Timeline, Part 3 (June 19 through June 25)
The appointment of McIntire School of Commerce Dean Carl P. Zeithaml as interim university president seemed for a brief moment to be a resolution to the furious controversy that has engaged the University Community since the abrupt announcement on June 10 that the popular President Teresa A. Sullivan would resign. But Dean Zeithaml’s appointment was quickly followed by two high-profile resignations, the publication of email communications obtained via the Freedom of Information Act, reports of a move toward reinstatement by a pro-Sullivan faction within the Board of Visitors – and one week later, the University and higher education communities anxiously await a final decision by the BoV on the future of the Unversity’s leadership, while media attention is as intense as ever.
In Part 1 (LINK) and Part 2 (LINK) of my timeline, I covered the development of the controversy starting with the announcement of President Sullivan’s resignation on June 10, and ending with the appointment of the interim president on June 19. In Part 3, below, I continue my summary of events where I left off, ending with the situation as it stands today, Monday, June 24. In Part 4, which I will endeavor to post as soon as possible following the imminent ruling by the BoV, I will summarize the events of tomorrow and media commentary on the significance of the decision.
As always, feedback is welcome via the blog’s comment feature.
Summary of Events (Continued from Part 2):
Tuesday, June 19
At 2:33 AM, The Board of Visitors (BoV) emerges from closed session to announce that Carl P. Zeithaml, Dean of the McIntire School of Commerce, has been named interim university president (LINK to news release and video of BoV vote).
Dr. William Wulf, University Professor in the Department of Computer Science and President Emeritus of the National Academy of Engineering, issues a public letter to interim president Zeithaml announcing his resignation from the University. He labels the BoV’s handling of the President’s resignation “the worst example of corporate governance I have ever seen,” and calls on fellow faculty to follow his lead, stating that “the BOV needs to understand that there are real and immediate consequences to their actions” (FULL LETTER as printed in the Cavalier Daily).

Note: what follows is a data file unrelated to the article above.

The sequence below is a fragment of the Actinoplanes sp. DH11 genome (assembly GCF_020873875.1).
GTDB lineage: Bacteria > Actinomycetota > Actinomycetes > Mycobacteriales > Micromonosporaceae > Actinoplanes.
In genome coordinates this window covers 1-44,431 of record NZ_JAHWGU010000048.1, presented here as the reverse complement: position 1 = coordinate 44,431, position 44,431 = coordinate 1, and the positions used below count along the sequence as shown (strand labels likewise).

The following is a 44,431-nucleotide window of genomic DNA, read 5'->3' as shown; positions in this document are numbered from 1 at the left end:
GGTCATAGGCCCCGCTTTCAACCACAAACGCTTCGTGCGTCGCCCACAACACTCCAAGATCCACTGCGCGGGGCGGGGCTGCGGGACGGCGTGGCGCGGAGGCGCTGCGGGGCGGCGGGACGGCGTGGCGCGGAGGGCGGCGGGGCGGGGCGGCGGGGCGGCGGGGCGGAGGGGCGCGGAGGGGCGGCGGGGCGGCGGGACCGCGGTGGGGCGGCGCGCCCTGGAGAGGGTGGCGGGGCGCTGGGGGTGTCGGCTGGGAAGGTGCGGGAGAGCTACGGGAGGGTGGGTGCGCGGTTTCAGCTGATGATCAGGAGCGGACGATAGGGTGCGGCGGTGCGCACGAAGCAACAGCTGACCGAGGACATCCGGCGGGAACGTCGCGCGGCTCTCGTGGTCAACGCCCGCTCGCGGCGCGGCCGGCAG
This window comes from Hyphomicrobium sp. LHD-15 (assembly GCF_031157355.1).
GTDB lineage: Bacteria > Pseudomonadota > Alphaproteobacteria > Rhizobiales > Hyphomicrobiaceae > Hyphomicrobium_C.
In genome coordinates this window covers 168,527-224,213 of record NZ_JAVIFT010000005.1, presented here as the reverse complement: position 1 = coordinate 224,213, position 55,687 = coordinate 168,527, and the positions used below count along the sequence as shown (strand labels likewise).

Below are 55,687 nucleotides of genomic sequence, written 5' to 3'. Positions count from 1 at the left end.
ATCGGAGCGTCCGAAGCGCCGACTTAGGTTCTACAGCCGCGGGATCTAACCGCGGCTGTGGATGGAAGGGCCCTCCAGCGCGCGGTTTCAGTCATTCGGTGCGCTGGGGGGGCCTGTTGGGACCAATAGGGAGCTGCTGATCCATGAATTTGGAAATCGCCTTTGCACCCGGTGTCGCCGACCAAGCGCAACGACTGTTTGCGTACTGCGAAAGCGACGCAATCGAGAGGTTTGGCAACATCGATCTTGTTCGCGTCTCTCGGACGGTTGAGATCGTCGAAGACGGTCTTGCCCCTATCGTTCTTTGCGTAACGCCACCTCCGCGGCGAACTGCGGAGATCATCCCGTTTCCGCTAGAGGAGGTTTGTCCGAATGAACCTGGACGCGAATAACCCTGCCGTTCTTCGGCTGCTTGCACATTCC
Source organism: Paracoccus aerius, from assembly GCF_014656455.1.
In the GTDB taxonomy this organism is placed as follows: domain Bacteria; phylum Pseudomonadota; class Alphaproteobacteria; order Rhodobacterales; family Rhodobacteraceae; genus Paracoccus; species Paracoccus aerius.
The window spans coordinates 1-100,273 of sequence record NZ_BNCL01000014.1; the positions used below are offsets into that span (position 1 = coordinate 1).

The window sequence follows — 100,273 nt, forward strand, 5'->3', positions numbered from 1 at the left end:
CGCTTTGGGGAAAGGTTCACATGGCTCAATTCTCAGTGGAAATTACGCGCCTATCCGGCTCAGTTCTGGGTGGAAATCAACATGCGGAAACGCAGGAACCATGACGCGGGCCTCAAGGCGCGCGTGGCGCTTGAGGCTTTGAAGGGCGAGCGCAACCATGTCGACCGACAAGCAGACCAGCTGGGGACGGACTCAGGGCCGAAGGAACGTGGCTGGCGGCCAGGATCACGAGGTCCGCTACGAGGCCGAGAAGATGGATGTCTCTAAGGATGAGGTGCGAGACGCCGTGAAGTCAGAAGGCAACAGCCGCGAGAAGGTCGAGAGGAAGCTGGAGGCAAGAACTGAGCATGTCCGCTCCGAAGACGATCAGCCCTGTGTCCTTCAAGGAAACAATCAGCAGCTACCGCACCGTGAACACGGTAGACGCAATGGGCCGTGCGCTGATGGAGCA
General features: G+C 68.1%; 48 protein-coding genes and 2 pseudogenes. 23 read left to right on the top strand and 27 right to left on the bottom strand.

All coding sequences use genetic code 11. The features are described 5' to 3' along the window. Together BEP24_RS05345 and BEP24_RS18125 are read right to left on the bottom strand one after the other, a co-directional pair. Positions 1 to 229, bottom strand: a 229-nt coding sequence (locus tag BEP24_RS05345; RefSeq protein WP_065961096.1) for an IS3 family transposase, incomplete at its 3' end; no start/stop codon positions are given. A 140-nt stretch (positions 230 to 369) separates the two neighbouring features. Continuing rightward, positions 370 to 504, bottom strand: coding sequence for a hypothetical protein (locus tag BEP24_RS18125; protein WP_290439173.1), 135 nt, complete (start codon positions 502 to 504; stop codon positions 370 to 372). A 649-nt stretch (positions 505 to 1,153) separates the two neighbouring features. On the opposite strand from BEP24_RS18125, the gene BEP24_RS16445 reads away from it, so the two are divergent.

Using the Freedom of Information Act (FOIA), the Cavalier Daily obtains and publishes emails sent by Rector Helen E. Dragas and Vice Rector Mark Kington around the time of President Sullivan’s resignation. The emails expose more clearly the BoV’s motivations for the leadership change, and particularly their concerns related to threats posed by online learning at peer institutions (LINK to all FOIAed resources | LINK to summary article).
The Vice Rector issues a public letter to Governor Bob McDonnell in which he announces his resignation from the BoV in an effort to allow the University to “begin a needed healing process” (FULL LETTER).
Joe Morrissey, a Delegate to the Virginia General Assembly, calls for an official inquiry into the circumstances surrounding President Sullivan’s dismissal, and offers to pay for the investigation himself (LINK to article from the Washington Post).
Wednesday, June 20
In an open email to alumni of the McIntire School of Commerce, Interim President Zeithaml acknowledges widespread dissatisfaction with the BoV’s actions and with his decision to accept the interim presidency. He justifies his decision based on a desire to “move the University forward” (FULL LETTER).
The Faculty Senate issues a statement expressing gratitude for Vice Rector Kington’s resignation, while reiterating its call for Rector Dragas’ resignation and articulating that its ultimate goal is still the reinstatement of President Sullivan (FULL STATEMENT).
At 3pm, Dean Zeithaml holds his first press conference since assuming the role of interim president (FULL VIDEO | LINK to article in the Cavalier Daily). He says that he repeatedly turned down offers from the Rector and Vice Rector for the interim presidency, but ultimately accepted the role because he believed it was the best way he could help the university move forward. He also makes clear that he does not support the BoV’s decision to remove President Sullivan and that he has no interest in the permanent presidency.
George Cohen, Chair of the Faculty Senate, issues a statement calling for participation in a silent vigil in support of President Sullivan. At 5pm approximately 1000 people gather for the second rally in three days in support of President Sullivan (FULL STATEMENT).
The Washington Post reports that a group of pro-Sullivan BoV members are working to secure votes for her reinstatement, and that the President herself has indicated that she will accept reinstatement if Rector Dragas steps down from her position (FULL ARTICLE). The article states that BoV members have until 5pm Thursday to call a meeting for the following Tuesday, and that doing so will be an indication that they believe they have the 8 votes necessary to reinstate President Sullivan.
The Department Chairs of the University’s School of Engineering and Applied Sciences issue an open letter in which they not only echo the Faculty Senate’s lack of confidence in the current BoV and call for President Sullivan’s reinstatement, but also articulate the need for a reconstituted BoV that includes full representation by members of the faculty, staff, and student body (FULL TEXT).
Thursday, June 21
Marcus L. Martin, Vice President for Diversity & Equity, issues a statement in support of the reinstatement of President Sullivan (FULL STATEMENT).